I feel the same: I'm not gifted with "intelligence", I'm just curious and has always been from a very young age. I might say I have good information processing skills but I'm not born with "intelligence".
I can't usually recall all the knowledge "out of blue". I need a provoking stimulus, an interesting topic/question, a piece of news..., in order to dig all the knowledge out. And when I get one, I can go on and on about talking and analyzing things. When I get it going, it's when I realize what and how much I know.
When I write essays about topics that interest me, I could go on and on; every sentence I write opens new paths to information. I could go to greater and greater details and sidetracks, but that is not usually reasonable. You have to choose the "level" of the essay and try to keep it standard thorough the essay in order to make it coherent and nice to read. If you go too much to the sidetracks, there might come across things you don't really know as well as the others, and that creates unnecessary "holes" in the essay.
I need the spark and when I get it, it exposes a huge network of information. I know I'm forming it all the time subconsciously, reading daily about different topics and observing the world. I just rarely discover the whole network in its actual size.
I don't really like fast-paced debates because they usually don't take everything into consideration. I find myself saying a lot of "but..." in debates and wanting to slow down the debate. It's like sometimes people just jump from one side of the network to the other and think they're being right, without taking all the space between those two poles into consideration. I think it's about negotiating the "level" of the debate as well: how deep should we go? I can't really talk with people who know for sure they know "it goes like this" from the very beginning of the debate. I want to cross all the bridges to know we both agree about them and if we don't, we have to discuss it, because it all affects the conclusions.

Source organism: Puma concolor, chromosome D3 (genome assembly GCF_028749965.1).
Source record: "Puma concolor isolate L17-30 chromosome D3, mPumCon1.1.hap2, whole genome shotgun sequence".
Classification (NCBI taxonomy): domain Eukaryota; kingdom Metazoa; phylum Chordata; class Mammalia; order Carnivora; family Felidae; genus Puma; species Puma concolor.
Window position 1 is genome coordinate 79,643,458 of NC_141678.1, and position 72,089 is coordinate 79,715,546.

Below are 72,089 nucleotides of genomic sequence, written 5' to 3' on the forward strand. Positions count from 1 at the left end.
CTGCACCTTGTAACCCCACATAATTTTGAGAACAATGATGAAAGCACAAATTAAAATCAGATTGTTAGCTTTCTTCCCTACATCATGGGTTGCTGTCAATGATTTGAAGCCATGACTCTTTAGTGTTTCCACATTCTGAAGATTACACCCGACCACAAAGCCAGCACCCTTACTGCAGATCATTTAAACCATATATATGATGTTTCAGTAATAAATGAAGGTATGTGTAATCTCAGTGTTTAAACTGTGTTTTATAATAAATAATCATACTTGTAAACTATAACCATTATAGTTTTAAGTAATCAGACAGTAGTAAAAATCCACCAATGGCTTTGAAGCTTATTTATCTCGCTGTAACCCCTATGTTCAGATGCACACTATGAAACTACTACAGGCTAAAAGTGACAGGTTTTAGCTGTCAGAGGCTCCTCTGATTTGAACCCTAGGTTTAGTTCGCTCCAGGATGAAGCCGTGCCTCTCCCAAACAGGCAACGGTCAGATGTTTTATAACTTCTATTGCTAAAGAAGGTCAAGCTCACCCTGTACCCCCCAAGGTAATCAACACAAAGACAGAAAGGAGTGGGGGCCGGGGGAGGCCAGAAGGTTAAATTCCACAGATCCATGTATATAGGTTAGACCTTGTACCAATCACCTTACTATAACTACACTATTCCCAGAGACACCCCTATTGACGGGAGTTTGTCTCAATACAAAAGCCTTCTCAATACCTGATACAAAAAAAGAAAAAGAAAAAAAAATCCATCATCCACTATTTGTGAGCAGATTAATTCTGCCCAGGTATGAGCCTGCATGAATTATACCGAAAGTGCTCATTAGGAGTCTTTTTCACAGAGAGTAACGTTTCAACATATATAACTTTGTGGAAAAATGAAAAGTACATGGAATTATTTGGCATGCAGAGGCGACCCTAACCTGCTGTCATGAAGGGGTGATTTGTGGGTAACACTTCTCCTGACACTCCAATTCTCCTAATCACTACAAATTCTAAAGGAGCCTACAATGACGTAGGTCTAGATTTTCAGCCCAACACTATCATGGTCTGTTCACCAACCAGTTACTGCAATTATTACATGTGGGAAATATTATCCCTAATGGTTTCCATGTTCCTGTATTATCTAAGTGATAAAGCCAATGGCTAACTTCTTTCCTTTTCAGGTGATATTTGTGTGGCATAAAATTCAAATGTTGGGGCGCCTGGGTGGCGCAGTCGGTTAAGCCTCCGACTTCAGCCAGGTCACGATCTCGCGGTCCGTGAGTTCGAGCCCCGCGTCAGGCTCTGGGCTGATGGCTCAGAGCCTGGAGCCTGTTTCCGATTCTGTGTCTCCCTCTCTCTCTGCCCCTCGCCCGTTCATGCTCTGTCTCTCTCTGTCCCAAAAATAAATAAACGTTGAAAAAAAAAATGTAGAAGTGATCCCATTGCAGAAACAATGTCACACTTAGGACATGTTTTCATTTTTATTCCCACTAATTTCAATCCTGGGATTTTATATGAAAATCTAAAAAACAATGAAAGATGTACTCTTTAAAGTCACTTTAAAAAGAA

There's this Duhem-Quine thesis in philosophy of science that says you can't take one hypothesis out from the whole theory and test it to prove or disprove the whole theory, because the hypothesis is always crucially connected with the rest of theory and its background assumptions. I see everything in similar way. Everything is connected and a chance in one part of the whole can chance crucially the other part of the whole. You can't just tear parts of the whole apart, create an arbitrary new "whole" from the parts you tore and make your conclusions based on that and claim it explains it all.
Seeing things in this way is also pretty tiring, though. You can't say anything for sure without feeling like you're at least a little bit telling wrong information in one way or the other. And it can lead to the attempts to cover the whole network, go to all the sidetracks and details, e.g. in essay writing, talking.. which is very tiring and still not ever covering it all, always remaining defective.